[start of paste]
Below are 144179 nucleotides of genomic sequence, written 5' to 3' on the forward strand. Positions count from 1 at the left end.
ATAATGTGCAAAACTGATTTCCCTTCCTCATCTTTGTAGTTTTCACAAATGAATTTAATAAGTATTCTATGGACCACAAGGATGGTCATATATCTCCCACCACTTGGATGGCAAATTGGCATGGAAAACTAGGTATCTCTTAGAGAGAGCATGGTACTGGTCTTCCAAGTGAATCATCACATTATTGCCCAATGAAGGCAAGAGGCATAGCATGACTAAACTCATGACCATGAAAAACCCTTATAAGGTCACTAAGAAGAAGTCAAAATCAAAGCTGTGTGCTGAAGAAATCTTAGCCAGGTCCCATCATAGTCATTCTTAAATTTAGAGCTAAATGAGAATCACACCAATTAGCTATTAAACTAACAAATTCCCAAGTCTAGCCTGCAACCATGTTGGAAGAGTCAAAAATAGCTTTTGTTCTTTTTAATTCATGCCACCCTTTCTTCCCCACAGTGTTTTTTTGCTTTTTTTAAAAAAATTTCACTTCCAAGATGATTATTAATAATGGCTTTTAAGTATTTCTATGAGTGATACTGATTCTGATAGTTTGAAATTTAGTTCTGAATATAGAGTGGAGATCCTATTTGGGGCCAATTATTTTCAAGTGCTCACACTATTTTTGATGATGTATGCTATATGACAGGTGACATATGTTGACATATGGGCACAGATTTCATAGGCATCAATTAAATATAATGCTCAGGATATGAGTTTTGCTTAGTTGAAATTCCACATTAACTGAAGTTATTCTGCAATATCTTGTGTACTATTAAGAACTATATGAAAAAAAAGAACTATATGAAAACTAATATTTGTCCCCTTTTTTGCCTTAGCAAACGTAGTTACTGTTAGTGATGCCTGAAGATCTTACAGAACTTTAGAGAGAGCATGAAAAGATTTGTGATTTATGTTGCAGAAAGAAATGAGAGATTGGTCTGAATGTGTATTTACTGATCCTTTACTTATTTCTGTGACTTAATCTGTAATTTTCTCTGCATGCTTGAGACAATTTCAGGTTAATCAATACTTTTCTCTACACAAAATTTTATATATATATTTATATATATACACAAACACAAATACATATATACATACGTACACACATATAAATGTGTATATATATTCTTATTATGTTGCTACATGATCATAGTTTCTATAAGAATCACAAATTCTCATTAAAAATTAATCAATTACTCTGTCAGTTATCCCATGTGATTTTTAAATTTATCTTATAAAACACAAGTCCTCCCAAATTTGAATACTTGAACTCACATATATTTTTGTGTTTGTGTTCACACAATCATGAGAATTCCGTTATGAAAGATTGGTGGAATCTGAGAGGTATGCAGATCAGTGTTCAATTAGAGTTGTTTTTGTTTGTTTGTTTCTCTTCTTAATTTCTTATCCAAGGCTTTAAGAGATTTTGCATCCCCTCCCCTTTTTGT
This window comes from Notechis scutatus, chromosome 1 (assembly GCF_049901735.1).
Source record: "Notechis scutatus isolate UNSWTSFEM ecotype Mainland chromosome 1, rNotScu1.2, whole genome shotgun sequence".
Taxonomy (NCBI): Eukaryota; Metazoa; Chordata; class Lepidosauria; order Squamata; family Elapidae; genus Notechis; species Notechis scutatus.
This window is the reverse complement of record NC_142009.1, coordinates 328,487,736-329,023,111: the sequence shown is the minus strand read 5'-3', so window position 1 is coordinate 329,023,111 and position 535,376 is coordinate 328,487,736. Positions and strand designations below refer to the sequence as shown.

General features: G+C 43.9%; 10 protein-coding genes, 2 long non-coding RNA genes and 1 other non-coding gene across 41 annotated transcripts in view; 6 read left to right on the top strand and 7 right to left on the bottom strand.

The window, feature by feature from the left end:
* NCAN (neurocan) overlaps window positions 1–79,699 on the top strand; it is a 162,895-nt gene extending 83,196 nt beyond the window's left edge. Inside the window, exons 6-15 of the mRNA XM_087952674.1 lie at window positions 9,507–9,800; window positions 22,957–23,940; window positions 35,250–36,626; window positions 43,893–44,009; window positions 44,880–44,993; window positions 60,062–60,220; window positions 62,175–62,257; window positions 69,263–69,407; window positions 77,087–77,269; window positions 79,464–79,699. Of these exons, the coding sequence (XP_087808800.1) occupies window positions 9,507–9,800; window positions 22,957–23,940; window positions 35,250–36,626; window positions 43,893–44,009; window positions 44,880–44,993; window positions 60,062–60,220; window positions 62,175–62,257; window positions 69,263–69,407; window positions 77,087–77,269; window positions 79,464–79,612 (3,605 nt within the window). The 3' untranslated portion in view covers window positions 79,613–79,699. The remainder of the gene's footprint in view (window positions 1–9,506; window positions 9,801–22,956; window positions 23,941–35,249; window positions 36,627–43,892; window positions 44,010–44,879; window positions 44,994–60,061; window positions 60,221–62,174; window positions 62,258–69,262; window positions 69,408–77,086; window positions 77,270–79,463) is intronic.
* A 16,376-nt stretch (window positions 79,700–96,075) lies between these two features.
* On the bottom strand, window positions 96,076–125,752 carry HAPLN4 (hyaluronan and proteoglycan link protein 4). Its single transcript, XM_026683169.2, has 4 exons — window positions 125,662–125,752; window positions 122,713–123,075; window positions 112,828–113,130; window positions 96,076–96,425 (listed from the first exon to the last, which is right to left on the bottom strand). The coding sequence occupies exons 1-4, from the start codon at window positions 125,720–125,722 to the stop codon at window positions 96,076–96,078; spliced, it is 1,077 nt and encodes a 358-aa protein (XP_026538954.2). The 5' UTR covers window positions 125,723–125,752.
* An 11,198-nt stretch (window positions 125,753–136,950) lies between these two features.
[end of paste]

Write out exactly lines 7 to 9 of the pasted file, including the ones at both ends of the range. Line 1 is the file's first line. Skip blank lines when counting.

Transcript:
General features: G+C 43.9%; 10 protein-coding genes, 2 long non-coding RNA genes and 1 other non-coding gene across 41 annotated transcripts in view; 6 read left to right on the top strand and 7 right to left on the bottom strand.

The window, feature by feature from the left end:
* NCAN (neurocan) overlaps window positions 1–79,699 on the top strand; it is a 162,895-nt gene extending 83,196 nt beyond the window's left edge. Inside the window, exons 6-15 of the mRNA XM_087952674.1 lie at window positions 9,507–9,800; window positions 22,957–23,940; window positions 35,250–36,626; window positions 43,893–44,009; window positions 44,880–44,993; window positions 60,062–60,220; window positions 62,175–62,257; window positions 69,263–69,407; window positions 77,087–77,269; window positions 79,464–79,699. Of these exons, the coding sequence (XP_087808800.1) occupies window positions 9,507–9,800; window positions 22,957–23,940; window positions 35,250–36,626; window positions 43,893–44,009; window positions 44,880–44,993; window positions 60,062–60,220; window positions 62,175–62,257; window positions 69,263–69,407; window positions 77,087–77,269; window positions 79,464–79,612 (3,605 nt within the window). The 3' untranslated portion in view covers window positions 79,613–79,699. The remainder of the gene's footprint in view (window positions 1–9,506; window positions 9,801–22,956; window positions 23,941–35,249; window positions 36,627–43,892; window positions 44,010–44,879; window positions 44,994–60,061; window positions 60,221–62,174; window positions 62,258–69,262; window positions 69,408–77,086; window positions 77,270–79,463) is intronic.